When one is as prolific a songwriter as Mendoza, who claims he has authored some 700 original compositions, it’s truly no surprise there are those fellow musicians willing to commit to the idea of executing their own spins on such gems as “Where You Are,” “Of Heart and Soul,” “Innocence Becomes You,” “Jungle Beat” and the rapid-fire, sensational “I Can’t Don’t Want To Faster.” This grand gesture of paying homage to Mendoza’s voluminous anthology of songs indubitably reveals the depth and profundity of his talents as a songwriter, as well as his far-reaching leverage on a core group of musical constituents who venerate his music enough to have covered it.
Besides his love for all things music, Mendoza’s foray into journalism, by way of his innate ability to capture the most intricate of details about his subjects, has endeared him to thousands of readers throughout the world. He has written for various publications over the course of his career, including the San Diego Union, The Reader, San Diego City Beat and Axcess Magazine. He has also penned liner notes for the albums of many renowned musicians and bands around the globe, as well as applied his vast wealth of knowledge of mainstream pop culture to coveted fanzines, including the seminal “Sound Affects,” that he founded in 1984. His massive tome of articles and music reviews showcases his brilliance as a writer and purveyor of the bigger arena around him, where his curiosity sometimes gets the best of him, once he has made up his mind to delve deeper into the subject-at-hand.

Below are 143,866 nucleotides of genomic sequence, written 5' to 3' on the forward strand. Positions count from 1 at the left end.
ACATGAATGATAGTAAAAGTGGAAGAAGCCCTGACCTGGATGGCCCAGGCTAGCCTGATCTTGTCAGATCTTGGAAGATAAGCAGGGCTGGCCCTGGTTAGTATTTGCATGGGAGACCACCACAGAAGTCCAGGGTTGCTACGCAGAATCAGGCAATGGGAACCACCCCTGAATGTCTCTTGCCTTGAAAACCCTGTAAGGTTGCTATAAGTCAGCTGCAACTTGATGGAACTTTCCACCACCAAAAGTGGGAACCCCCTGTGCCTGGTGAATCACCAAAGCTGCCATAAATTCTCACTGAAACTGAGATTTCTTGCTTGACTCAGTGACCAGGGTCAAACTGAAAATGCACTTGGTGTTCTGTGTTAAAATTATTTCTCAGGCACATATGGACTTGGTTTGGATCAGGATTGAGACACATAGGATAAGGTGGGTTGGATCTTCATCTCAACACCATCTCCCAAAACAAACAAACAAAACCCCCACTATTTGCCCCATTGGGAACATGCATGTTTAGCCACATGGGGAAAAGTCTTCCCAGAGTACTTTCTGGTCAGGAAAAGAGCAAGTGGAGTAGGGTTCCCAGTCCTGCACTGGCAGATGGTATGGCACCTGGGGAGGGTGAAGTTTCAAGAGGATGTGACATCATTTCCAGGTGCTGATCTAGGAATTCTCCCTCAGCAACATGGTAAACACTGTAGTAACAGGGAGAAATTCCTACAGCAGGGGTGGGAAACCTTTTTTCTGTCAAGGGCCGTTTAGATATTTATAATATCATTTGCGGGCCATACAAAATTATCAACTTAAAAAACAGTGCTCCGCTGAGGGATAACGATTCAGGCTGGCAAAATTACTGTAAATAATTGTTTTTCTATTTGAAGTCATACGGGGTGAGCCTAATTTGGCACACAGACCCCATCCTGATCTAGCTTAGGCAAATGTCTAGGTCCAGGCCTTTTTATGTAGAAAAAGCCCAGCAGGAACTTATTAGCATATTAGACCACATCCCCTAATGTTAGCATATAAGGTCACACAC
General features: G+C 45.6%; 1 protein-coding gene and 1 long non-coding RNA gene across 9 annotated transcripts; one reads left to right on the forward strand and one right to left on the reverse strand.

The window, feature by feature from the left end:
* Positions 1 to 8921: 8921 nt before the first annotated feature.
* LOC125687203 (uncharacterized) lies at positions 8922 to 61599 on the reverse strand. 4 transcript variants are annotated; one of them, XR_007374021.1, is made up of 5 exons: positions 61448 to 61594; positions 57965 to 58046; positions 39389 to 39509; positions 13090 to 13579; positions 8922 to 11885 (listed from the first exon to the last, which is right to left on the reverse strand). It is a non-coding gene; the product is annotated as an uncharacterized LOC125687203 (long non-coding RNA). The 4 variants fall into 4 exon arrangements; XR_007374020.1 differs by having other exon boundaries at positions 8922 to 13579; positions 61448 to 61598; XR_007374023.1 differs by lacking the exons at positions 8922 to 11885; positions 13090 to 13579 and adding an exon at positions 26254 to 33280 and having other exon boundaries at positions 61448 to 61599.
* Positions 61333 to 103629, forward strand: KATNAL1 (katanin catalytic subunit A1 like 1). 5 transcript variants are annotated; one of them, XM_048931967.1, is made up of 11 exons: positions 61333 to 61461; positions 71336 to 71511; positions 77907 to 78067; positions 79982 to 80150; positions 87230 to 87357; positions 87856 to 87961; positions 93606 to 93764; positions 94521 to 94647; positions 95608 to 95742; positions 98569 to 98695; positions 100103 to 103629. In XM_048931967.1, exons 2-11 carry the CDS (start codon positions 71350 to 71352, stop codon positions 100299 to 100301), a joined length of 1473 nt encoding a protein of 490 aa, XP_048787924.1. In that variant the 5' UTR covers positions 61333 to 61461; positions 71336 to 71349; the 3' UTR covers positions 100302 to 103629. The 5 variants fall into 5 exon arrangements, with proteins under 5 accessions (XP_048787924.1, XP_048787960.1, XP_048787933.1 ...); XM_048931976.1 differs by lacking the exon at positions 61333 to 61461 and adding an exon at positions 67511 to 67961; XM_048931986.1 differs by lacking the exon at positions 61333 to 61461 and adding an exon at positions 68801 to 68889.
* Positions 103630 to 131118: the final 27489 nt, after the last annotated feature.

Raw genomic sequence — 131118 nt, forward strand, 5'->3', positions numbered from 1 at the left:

Mendoza has worked with a litany of artists, including The Riot Act, the Rarities, Dave Humphries, The Spring Collection, Anna Troy, Gregory Page and Rachael Gordon. He composed and sings “The Loudspeaker Theme,” along with Manual Scan, for Tim Pyles’ radio show, Loudspeaker, which can be heard every Sunday evening on 91X. The high-velocity rocker, replete with Who-inspired guitar chords and thundering drum thrashes, is one of the greatest, musical homages ever paid to the band that graced this universe with the epic Quadrophenia.